Our parents always told us television will rot our brain. Yet when the message is good, perhaps a daily dose of the tube isn’t so bad. Companies, TV networks and nonprofits are leveraging the many hours Americans spend in front of the television to communicate powerful messages about complex social and environmental issues. The explosion of cause-driven content hitting the airwaves recently includes:
- For the second season this fall, Chef Jamie Oliver brought the fight against obesity into American living rooms with a reality show that overhauled some of the most overweight communities in the country. "Jamie Oliver’s Food Revolution" aired on ABC and sought to raise awareness of the growing obesity crisis and get people cooking and eating better food.
- Beloved ad man Don Draper of AMC’s "Mad Men" is putting his best foot forward for a good cause. In a recent episode, the suave main character and creative director of the fictional 1960s Madison Avenue advertising agency agreed to do pro bono work for the American Cancer Society. The motive? When the ad shop hit a rough patch financially, the agency recognized the potential of pro bono work to keep the agency visible and employee morale high.
- Comedy Central’s Jon Stuart and Stephen Colbert will host dueling mock rallies in Washington D.C. next week, competing for who can organize the most supporters. In the process, the two comedians have encouraged viewers to show their support by donating money to designated projects, such as restoring a park and funding area schools. Through satire and some friendly competition, "The Daily Show" and "The Colbert Report" have already raised a combined $364,000 for local communities.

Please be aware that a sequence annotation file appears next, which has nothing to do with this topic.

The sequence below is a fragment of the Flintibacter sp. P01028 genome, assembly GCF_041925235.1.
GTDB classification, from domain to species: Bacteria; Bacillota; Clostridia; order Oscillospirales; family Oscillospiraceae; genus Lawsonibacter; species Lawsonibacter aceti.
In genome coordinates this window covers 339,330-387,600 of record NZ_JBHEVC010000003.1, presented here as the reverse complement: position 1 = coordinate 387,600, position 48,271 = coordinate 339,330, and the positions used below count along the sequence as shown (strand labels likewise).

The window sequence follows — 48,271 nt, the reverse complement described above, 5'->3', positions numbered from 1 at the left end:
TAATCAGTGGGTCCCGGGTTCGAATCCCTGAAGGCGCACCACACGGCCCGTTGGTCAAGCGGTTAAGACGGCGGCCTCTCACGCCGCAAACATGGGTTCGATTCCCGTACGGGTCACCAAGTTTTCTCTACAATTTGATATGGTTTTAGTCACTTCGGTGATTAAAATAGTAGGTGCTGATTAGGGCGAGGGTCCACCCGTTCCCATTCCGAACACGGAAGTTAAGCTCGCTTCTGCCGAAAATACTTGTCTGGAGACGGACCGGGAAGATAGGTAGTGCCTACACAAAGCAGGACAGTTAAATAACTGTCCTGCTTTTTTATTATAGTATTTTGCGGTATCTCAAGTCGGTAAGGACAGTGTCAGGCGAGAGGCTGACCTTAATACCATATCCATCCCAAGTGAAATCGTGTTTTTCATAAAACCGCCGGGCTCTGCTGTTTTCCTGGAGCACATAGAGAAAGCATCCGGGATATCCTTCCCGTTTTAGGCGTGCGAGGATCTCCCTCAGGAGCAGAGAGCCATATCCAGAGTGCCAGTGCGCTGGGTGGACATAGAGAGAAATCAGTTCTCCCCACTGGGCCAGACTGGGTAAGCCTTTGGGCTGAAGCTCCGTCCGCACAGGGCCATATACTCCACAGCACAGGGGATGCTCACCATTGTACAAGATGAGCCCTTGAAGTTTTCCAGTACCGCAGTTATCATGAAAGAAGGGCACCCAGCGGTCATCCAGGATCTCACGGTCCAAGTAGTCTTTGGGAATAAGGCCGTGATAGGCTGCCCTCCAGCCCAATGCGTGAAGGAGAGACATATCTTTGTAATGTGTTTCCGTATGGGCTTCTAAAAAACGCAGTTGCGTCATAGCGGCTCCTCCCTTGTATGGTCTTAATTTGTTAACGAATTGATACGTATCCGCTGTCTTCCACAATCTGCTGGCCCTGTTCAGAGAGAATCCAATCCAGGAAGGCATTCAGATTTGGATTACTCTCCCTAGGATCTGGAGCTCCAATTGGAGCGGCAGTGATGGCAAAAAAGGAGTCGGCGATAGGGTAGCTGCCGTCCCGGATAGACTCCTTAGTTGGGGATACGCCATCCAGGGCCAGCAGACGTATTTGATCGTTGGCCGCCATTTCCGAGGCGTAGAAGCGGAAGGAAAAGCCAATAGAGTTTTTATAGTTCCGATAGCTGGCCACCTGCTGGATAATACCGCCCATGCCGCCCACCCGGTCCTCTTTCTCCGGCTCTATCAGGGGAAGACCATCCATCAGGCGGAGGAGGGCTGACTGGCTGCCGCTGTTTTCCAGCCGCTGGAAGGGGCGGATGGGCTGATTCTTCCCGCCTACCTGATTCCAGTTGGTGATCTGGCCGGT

- "School Pride" is NBC’s latest extreme makeover show in which students, parents, teachers and community members help to rebuild and update seven U.S. schools. Sponsored by HP, the show will pull at viewer heart strings while also addressing a serious societal issue.
Entertainment programming presents a huge opportunity to address social and environmental issues with a captive audience, yet networks and nonprofits must look beyond product placements and PSAs to reach viewers in a compelling way. Embedding cause into story lines may prompt Americans to learn about an issue, talk to their families and then when they get off the couch – to volunteer, make a donation or change their own habits and lifestyle. Whether the shows are based in reality, humor or drama, it’s important for the cause message to be both entertaining and informative so the issues are made relevant and actionable.